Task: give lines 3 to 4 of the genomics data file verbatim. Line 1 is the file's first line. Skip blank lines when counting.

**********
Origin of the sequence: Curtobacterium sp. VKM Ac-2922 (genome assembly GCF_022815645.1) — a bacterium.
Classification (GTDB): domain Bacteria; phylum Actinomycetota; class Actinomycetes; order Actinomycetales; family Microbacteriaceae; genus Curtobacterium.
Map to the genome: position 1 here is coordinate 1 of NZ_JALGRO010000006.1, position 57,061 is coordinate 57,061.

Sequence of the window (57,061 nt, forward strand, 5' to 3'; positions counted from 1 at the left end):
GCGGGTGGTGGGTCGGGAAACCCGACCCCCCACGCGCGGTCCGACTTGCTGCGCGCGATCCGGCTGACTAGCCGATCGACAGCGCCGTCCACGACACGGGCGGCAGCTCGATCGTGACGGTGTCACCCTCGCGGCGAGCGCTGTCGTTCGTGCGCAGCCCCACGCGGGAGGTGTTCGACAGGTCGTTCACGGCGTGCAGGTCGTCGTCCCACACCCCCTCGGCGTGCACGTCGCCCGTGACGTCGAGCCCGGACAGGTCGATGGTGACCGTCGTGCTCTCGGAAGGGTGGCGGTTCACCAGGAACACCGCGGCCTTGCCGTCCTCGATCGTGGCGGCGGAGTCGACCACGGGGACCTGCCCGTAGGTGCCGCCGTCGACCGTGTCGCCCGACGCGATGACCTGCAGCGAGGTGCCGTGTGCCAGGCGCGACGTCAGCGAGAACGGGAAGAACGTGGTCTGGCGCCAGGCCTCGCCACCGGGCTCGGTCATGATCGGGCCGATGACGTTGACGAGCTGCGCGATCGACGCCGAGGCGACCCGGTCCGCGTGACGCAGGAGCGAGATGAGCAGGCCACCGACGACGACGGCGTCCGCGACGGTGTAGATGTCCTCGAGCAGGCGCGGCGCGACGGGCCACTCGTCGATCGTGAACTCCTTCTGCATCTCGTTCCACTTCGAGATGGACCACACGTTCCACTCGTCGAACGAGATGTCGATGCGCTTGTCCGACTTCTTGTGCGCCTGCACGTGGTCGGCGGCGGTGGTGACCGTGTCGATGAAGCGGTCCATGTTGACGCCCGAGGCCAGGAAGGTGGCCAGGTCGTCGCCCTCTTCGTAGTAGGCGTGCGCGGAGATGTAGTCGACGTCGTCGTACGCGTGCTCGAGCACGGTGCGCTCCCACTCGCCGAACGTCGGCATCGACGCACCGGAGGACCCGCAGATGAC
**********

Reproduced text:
Map to the genome: position 1 here is coordinate 1 of NZ_JALGRO010000006.1, position 57,061 is coordinate 57,061.

Sequence of the window (57,061 nt, forward strand, 5' to 3'; positions counted from 1 at the left end):